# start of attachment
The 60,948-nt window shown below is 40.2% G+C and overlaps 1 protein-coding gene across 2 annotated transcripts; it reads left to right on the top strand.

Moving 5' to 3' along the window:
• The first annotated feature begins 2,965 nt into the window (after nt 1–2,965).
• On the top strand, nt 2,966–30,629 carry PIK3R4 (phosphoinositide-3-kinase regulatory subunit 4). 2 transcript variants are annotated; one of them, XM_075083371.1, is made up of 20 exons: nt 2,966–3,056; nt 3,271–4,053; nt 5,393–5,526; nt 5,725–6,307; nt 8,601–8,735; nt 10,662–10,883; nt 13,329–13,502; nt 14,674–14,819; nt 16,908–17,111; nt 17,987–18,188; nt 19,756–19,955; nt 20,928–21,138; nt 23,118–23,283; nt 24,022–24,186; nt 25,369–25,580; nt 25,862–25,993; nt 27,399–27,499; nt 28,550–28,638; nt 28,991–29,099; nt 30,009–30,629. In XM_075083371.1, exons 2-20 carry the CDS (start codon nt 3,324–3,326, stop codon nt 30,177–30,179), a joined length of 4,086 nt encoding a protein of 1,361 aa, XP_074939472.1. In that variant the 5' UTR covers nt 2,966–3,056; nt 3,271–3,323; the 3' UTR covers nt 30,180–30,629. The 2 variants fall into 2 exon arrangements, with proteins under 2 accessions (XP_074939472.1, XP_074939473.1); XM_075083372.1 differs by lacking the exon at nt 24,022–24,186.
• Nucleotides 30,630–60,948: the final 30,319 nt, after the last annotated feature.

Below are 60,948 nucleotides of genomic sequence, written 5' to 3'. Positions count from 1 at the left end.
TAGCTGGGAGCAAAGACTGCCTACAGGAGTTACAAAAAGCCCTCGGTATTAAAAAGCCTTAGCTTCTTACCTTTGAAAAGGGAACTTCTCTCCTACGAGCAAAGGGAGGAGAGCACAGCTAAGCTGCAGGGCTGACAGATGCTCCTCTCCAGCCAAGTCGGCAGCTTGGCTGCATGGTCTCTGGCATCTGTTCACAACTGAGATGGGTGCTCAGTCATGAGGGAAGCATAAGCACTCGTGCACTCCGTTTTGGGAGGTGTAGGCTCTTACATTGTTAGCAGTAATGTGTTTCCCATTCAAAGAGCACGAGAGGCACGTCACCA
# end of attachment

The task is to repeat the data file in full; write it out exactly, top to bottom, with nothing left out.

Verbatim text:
The 60,948-nt window shown below is 40.2% G+C and overlaps 1 protein-coding gene across 2 annotated transcripts; it reads left to right on the top strand.

Moving 5' to 3' along the window:
• The first annotated feature begins 2,965 nt into the window (after nt 1–2,965).
• On the top strand, nt 2,966–30,629 carry PIK3R4 (phosphoinositide-3-kinase regulatory subunit 4). 2 transcript variants are annotated; one of them, XM_075083371.1, is made up of 20 exons: nt 2,966–3,056; nt 3,271–4,053; nt 5,393–5,526; nt 5,725–6,307; nt 8,601–8,735; nt 10,662–10,883; nt 13,329–13,502; nt 14,674–14,819; nt 16,908–17,111; nt 17,987–18,188; nt 19,756–19,955; nt 20,928–21,138; nt 23,118–23,283; nt 24,022–24,186; nt 25,369–25,580; nt 25,862–25,993; nt 27,399–27,499; nt 28,550–28,638; nt 28,991–29,099; nt 30,009–30,629. In XM_075083371.1, exons 2-20 carry the CDS (start codon nt 3,324–3,326, stop codon nt 30,177–30,179), a joined length of 4,086 nt encoding a protein of 1,361 aa, XP_074939472.1. In that variant the 5' UTR covers nt 2,966–3,056; nt 3,271–3,323; the 3' UTR covers nt 30,180–30,629. The 2 variants fall into 2 exon arrangements, with proteins under 2 accessions (XP_074939472.1, XP_074939473.1); XM_075083372.1 differs by lacking the exon at nt 24,022–24,186.
• Nucleotides 30,630–60,948: the final 30,319 nt, after the last annotated feature.

Below are 60,948 nucleotides of genomic sequence, written 5' to 3'. Positions count from 1 at the left end.
TAGCTGGGAGCAAAGACTGCCTACAGGAGTTACAAAAAGCCCTCGGTATTAAAAAGCCTTAGCTTCTTACCTTTGAAAAGGGAACTTCTCTCCTACGAGCAAAGGGAGGAGAGCACAGCTAAGCTGCAGGGCTGACAGATGCTCCTCTCCAGCCAAGTCGGCAGCTTGGCTGCATGGTCTCTGGCATCTGTTCACAACTGAGATGGGTGCTCAGTCATGAGGGAAGCATAAGCACTCGTGCACTCCGTTTTGGGAGGTGTAGGCTCTTACATTGTTAGCAGTAATGTGTTTCCCATTCAAAGAGCACGAGAGGCACGTCACCA